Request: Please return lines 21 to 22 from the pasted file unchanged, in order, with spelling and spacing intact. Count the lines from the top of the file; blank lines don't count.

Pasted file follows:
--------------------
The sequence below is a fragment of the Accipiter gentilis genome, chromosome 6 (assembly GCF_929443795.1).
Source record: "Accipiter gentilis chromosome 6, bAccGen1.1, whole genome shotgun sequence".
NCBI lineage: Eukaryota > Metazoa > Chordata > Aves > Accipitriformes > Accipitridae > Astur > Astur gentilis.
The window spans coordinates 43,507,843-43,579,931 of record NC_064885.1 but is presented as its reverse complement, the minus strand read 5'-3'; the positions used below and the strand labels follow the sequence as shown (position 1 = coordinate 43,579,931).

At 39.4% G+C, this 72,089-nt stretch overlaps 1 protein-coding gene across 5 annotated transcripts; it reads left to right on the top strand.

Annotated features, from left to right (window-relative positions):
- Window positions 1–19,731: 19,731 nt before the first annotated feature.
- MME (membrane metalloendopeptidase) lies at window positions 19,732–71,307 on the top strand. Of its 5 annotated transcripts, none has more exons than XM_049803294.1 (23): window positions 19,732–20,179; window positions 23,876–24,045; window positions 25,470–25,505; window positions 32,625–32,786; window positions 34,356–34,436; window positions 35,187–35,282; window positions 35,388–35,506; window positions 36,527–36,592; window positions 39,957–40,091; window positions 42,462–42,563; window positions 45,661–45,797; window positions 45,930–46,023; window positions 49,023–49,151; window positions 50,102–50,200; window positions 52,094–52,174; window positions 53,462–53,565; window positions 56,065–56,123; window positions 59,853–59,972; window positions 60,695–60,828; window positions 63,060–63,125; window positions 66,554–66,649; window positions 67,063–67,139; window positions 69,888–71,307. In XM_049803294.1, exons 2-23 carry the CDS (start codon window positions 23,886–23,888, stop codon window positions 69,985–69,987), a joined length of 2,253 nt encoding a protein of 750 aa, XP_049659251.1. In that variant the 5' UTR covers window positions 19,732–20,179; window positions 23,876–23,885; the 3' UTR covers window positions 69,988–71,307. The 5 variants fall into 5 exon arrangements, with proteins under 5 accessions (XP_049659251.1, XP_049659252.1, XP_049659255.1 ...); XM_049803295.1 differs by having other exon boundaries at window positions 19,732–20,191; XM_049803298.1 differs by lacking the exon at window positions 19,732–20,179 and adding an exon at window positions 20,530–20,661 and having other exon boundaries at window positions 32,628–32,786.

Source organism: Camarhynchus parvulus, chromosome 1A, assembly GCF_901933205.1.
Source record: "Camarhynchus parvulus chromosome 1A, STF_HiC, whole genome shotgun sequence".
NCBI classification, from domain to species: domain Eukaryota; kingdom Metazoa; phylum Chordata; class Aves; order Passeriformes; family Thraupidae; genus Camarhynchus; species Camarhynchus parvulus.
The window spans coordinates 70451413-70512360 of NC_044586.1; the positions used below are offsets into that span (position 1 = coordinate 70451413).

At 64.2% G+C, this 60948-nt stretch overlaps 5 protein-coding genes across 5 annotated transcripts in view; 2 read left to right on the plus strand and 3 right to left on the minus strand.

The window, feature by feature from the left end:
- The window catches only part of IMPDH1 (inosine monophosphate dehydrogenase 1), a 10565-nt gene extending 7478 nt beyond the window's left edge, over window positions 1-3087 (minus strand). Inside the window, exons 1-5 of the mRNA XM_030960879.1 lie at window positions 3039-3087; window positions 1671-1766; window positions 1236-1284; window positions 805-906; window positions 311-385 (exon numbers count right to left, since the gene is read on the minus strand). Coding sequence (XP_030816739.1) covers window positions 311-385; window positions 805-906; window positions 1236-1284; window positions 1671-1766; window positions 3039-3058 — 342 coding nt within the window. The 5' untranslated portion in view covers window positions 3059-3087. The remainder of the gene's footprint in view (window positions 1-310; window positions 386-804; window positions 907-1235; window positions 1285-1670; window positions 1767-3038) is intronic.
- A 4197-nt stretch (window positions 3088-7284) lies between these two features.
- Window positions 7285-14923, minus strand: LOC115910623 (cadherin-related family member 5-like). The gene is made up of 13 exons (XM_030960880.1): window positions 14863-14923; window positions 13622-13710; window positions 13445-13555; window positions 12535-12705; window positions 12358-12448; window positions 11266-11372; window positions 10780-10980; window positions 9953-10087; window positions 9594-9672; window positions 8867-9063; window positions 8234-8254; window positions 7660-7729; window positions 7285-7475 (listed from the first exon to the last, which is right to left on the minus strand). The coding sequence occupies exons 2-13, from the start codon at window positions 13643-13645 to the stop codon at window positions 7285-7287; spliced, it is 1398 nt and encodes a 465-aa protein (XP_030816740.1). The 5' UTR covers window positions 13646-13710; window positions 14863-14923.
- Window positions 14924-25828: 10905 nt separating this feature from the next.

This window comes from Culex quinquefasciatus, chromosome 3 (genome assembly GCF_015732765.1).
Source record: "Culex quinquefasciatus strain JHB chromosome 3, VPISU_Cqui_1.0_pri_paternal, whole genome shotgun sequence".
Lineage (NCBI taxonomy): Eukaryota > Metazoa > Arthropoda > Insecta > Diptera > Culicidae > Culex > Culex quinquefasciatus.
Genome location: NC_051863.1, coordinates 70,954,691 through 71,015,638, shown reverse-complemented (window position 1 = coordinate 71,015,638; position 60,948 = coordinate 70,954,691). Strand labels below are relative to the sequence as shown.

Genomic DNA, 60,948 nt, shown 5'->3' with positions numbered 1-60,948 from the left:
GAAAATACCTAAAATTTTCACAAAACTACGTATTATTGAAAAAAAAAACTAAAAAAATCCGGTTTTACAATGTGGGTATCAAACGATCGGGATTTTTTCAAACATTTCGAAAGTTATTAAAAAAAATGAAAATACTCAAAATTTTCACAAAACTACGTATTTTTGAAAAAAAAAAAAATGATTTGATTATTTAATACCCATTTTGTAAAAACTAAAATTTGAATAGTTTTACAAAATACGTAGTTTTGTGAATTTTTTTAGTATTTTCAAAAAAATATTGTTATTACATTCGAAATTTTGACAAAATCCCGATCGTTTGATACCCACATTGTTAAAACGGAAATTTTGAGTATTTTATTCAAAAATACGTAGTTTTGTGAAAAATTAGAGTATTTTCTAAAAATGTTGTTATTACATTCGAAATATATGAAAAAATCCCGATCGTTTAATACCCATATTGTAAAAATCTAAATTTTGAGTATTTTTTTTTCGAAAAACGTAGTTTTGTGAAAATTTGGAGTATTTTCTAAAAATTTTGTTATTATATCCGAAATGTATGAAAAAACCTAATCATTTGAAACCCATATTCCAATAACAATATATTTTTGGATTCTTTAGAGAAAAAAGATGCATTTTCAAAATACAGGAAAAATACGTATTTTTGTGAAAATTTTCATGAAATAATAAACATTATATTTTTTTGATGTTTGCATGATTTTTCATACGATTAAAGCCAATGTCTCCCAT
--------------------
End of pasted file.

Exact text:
Lineage (NCBI taxonomy): Eukaryota > Metazoa > Arthropoda > Insecta > Diptera > Culicidae > Culex > Culex quinquefasciatus.
Genome location: NC_051863.1, coordinates 70,954,691 through 71,015,638, shown reverse-complemented (window position 1 = coordinate 71,015,638; position 60,948 = coordinate 70,954,691). Strand labels below are relative to the sequence as shown.